However, in some cases it’s helpful to post process data, either on the host directly or on another machine. A script is provided for this on Linux, and can interactively plot timing data or generate plot images of aspects of timing quality over time.
The script is provided here:
Also included in that directory are a number of gnuplot scripts to parse TimeKeeper files. plot.sh can use any of these, but offsetplot.in is of the most interest to users (this is the default plot). It shows the clock offset from the source, both the raw input TimeKeeper received, and the smoothed clock presented to the user.
Here’s an example of how to use the script:
or for a specific file:
# ./plot.sh -f /var/log/timekeeper_1.data
This will show an interactive plot of the local system’s TimeKeeper data, updating every 5 seconds. Similarly:
# ./plot.sh -l user@host:/var/log/timekeeper_0.data -f 30
Will plot results of TimeKeeper data from host ‘host’, retrieving the data file and updating every 30 seconds. Both of the above commands will generate plots of the clock offset - specifying -p plotfile.in allows you to create a different graph. Another example is:
# ./plot.sh -p clockrateplot.in
This will generate a plot of the changes in clock rate on the local machine running TimeKeeper. Running plot.sh -h will print a full list of accepted arguments.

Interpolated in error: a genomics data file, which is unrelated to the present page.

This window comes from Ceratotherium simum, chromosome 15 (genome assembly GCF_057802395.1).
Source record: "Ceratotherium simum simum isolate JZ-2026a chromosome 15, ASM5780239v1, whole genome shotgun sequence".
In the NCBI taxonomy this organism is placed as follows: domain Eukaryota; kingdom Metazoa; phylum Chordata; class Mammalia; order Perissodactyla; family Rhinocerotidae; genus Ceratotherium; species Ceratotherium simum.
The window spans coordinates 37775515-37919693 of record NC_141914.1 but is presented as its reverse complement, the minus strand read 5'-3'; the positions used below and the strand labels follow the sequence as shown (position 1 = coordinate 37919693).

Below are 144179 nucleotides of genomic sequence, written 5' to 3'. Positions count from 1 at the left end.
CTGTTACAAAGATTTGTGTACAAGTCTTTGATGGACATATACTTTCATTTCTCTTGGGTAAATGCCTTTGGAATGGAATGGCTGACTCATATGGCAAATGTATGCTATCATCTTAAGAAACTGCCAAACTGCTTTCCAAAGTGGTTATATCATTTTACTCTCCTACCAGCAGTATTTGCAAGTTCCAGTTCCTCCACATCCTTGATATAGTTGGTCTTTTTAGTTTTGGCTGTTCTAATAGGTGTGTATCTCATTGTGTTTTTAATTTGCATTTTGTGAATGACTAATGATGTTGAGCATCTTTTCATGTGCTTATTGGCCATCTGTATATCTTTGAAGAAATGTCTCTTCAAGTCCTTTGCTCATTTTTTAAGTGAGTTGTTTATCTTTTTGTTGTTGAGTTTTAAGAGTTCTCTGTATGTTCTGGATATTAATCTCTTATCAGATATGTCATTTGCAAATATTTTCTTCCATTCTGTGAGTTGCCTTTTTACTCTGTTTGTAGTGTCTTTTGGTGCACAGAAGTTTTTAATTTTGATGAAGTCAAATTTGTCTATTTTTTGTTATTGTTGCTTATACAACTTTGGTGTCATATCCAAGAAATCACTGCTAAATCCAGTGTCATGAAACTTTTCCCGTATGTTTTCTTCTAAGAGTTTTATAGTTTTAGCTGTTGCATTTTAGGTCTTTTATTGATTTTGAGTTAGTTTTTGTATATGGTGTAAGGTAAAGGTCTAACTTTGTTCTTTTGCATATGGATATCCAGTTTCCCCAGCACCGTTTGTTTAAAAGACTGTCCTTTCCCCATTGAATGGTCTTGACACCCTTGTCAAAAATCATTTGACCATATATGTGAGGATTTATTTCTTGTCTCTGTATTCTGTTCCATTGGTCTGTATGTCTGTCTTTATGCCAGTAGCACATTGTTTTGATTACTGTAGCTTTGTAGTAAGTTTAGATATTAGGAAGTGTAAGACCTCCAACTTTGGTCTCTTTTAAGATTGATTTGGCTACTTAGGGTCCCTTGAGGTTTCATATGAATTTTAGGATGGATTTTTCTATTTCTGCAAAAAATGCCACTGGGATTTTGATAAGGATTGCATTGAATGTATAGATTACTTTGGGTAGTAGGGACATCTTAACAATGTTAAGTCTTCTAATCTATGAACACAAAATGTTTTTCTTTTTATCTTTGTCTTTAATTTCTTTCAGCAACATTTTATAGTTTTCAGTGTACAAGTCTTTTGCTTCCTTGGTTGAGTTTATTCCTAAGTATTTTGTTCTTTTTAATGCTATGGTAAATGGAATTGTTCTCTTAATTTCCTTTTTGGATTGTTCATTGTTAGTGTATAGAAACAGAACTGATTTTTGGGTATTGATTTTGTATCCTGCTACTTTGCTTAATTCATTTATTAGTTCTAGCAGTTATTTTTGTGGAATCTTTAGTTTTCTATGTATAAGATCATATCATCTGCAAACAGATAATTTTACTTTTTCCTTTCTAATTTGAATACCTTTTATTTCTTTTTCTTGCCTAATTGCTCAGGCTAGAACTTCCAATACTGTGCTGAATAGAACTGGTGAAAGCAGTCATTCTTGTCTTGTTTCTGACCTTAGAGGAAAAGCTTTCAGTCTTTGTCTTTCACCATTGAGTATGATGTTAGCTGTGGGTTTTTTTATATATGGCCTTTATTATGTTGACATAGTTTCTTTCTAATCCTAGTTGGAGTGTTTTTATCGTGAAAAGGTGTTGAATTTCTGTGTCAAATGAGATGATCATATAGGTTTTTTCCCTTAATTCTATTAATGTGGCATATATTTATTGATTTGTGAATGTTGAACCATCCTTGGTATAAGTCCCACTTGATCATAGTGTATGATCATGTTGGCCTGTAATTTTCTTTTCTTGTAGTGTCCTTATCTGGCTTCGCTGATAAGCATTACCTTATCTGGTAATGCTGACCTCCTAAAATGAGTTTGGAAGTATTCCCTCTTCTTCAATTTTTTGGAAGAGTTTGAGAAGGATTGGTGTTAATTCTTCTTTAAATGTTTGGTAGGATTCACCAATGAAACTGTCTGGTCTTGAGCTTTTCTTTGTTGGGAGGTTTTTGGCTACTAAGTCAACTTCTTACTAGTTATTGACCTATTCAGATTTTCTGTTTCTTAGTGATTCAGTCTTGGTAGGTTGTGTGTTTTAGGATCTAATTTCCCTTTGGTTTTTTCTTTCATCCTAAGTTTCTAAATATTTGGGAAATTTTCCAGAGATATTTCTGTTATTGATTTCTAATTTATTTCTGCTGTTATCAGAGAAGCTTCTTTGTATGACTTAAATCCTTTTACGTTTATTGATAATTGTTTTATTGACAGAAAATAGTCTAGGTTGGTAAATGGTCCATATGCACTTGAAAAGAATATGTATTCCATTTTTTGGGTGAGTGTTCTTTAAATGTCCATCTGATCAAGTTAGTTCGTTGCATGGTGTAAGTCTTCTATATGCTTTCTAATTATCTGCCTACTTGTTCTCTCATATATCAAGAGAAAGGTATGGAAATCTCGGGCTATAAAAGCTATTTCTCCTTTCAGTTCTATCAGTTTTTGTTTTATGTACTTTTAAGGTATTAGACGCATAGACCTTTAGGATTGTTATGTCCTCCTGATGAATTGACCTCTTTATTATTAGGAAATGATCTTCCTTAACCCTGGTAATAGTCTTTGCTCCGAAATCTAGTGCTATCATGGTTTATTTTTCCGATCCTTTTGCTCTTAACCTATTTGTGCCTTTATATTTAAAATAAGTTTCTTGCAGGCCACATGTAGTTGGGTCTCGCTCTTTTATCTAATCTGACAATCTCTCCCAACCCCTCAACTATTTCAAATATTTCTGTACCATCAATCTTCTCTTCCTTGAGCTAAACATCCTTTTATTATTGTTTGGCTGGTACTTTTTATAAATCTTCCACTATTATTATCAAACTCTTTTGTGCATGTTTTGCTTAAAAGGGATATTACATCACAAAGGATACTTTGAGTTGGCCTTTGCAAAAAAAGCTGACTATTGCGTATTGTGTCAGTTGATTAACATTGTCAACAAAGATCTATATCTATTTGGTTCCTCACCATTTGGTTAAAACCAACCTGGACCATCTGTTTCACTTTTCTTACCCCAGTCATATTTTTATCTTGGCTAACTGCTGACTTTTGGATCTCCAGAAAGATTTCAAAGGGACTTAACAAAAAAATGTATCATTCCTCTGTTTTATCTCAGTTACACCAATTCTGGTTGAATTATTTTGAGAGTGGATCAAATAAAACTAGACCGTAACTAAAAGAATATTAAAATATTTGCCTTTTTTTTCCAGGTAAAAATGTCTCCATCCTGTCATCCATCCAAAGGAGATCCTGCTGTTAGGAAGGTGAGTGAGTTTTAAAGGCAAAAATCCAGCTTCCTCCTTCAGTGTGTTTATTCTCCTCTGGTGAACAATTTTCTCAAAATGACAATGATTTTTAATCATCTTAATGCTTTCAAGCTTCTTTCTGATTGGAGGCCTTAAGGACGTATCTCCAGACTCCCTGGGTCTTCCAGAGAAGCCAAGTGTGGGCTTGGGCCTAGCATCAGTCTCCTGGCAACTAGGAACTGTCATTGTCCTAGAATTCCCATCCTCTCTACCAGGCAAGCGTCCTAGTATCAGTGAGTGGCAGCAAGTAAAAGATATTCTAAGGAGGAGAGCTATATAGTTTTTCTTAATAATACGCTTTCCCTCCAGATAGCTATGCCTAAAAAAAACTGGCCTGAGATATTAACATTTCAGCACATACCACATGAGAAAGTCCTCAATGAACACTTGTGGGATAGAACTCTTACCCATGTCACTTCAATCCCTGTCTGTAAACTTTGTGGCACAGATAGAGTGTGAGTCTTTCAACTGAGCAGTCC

The gnuplot scripts can also be customized to display other information as needed.
Extracting data with tkcat
tkcat is a command line tool to extract TimeKeeper source data from the log files. It’s handy to use when you want timing behavior about a particular source over a specific span of time. That data might be in the most recent .data file, or it may be in a previous logrotated file, or it may span multiple files. tkcat finds and extracts that data for you without having to worry about which files contain what data.
If you wanted to get data from source 1 about its behavior from 6am-4pm June 1 2018 (UTC), you’d get the start and stop UTC epoch seconds for that time window (1527832800 and 1527868800 respectively), and pass that information along to tkcat, which is provided in the release64 directory within the TimeKeeper installation:
# ./tkcat -e 1527832800 -l 1527868800 -f /var/log/timekeeper_1.data
This will print to stdout source 1’s samples from within that time period. If the samples span logrotated or compressed files that’s fine, tkcat will handle that detail and just provide the clock sample data. This can be redirected and then optionally fed into other tools like plot.sh above, Excel, and so on.
Other options include the ability to subsample with -s (only provide 1000 samples over the given time period), -r for human readable output, and -n to only extract data from the newest file.
Since the data is stored in an open format (documented here) there are other alternatives for post processing data too.
The data is easily imported into Excel, at which point many common processing and plotting options are available.